Unlike console titles, PC strategies never had problems with the control scheme, except the ones created by the producers themselves. The mouse + keyboard combo is still superior to the console controller, thanks to its flexibility. To avoid this nagging issue, the Ubisoft Shanghai studios decided to use a voice command system in EndWar, an RTS with a story penned by Tom Clancy, in which the near future of the mankind is again quite somber.
So it happens that in a hypothetical year 2016, a nuclear attack shakes Saudi Arabia, annihilating the main oil apparatus of the world and 20 million lives along with it. A year later, the European Union and the USA sign a technological exchange agreement, to create an anti-rocket shield, named SLAMS. Soon, Russia also creates her own anti-ballistic system and as a result, the intercontinental nuclear missiles become obsolete.
But, due to the above mentioned attack, oil price reaches 800$ and the EU states are forced to create the European Federation – an entity with a political organization similar to the USA’s. As usual, the skeptical Great Britain and Ireland refuse to take part in this project, but create “The New Commonwealth”, an ally of the European Federation.
On the other hand, Russia becomes the biggest natural gas and oil exporter and its economy experiences an enormous boom. And thanks to this, Russia begins to modernize its already significant army and influence the regional and global decisions.
In order to spice things up, in 2020 the USA announces its intention to launch Freedom Star, a space station which orbits the Earth and from which marine units can be sent anywhere in the world in a very short time. As a response to this project, the EF breaks off from NATO and from this there is only one step to World War Three.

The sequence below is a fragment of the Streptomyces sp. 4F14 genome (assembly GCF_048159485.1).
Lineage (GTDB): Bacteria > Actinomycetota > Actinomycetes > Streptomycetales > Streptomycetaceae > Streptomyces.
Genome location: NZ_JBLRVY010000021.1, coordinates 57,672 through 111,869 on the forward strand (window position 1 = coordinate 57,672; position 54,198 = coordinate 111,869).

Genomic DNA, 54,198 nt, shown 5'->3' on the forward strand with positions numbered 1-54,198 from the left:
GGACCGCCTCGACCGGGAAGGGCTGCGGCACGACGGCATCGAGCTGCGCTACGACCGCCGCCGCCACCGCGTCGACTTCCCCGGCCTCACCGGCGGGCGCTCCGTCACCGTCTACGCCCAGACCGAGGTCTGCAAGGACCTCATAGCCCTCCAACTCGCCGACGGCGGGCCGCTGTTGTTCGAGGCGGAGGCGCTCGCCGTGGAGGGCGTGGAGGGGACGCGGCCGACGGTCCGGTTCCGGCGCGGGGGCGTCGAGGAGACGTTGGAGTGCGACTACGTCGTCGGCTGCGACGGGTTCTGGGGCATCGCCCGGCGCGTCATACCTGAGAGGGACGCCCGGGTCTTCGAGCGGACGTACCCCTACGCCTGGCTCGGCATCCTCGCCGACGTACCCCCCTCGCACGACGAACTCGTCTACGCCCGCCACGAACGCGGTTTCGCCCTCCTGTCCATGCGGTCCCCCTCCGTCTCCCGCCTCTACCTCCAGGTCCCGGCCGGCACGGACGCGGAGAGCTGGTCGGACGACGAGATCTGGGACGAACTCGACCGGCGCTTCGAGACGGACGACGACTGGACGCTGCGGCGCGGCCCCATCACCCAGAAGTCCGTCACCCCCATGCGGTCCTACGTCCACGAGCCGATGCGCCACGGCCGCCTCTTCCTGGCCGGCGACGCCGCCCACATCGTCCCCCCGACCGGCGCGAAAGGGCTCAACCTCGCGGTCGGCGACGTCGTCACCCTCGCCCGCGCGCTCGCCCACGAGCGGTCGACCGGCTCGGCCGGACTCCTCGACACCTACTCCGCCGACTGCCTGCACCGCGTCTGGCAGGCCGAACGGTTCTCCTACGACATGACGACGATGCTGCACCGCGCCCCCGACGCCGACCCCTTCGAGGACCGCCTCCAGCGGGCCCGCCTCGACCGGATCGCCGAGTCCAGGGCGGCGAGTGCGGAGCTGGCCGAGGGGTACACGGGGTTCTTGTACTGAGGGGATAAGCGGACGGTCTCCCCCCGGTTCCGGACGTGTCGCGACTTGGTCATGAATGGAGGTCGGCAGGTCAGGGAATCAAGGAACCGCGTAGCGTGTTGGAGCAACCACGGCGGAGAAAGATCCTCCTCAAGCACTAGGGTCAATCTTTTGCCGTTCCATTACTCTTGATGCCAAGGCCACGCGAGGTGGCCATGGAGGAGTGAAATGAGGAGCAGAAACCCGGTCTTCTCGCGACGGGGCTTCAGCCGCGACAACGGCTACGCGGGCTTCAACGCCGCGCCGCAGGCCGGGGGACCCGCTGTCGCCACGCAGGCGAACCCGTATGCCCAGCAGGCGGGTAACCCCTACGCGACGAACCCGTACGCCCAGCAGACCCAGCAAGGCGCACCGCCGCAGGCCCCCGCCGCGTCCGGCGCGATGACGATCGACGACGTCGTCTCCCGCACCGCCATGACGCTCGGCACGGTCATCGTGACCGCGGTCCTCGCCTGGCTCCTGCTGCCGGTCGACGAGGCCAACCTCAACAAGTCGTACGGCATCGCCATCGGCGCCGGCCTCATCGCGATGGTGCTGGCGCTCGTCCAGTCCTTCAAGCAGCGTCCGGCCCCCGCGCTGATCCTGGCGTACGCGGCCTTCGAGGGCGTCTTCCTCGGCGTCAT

Even though the premise is almost frighteningly very real, the plot unfortunately is not very developed, being just n excuse to start the battles rather than something to keep you glued in front of the monitor during the single-player campaign.
On the other hand, the highly praised voice command system of the units is indeed very interesting. Due to its first-class implementation, you can order your own units where to go or whom to attack with a speed superior to the one offered by the mouse-keyboard combination. The voice recognition is also very good, with the system being capable to distinguish several accents without any problems.
This way, you can control the units through a command like: UNIT 3 ATTACK HOSTILE 4. Simple and intuitive. To initiate such an order, you just have to press the SPACE bar, just like you would use a Walkie-Talkie. As any innovative thing, the system is not perfect, which means that hilarious situations are bound to eventually ensue, in which a unit of yours will be suddenly “parachuted” in the middle of the enemy army. Fortunately, these accidents are too few and far in-between to actually detract from the overall experience.
You have to note however that if you do not respect the three key points of a command – WHO? WHAT TO DO? WHERE? – the system will not recognize the orders. The units can also be controlled traditionally with the mouse and keyboard, so if there is anyone who does not sympathize this system (probably a bit futuristic, but interesting nonetheless) or who does not have a good microphone at hand, he can play EndWar in the traditional manner.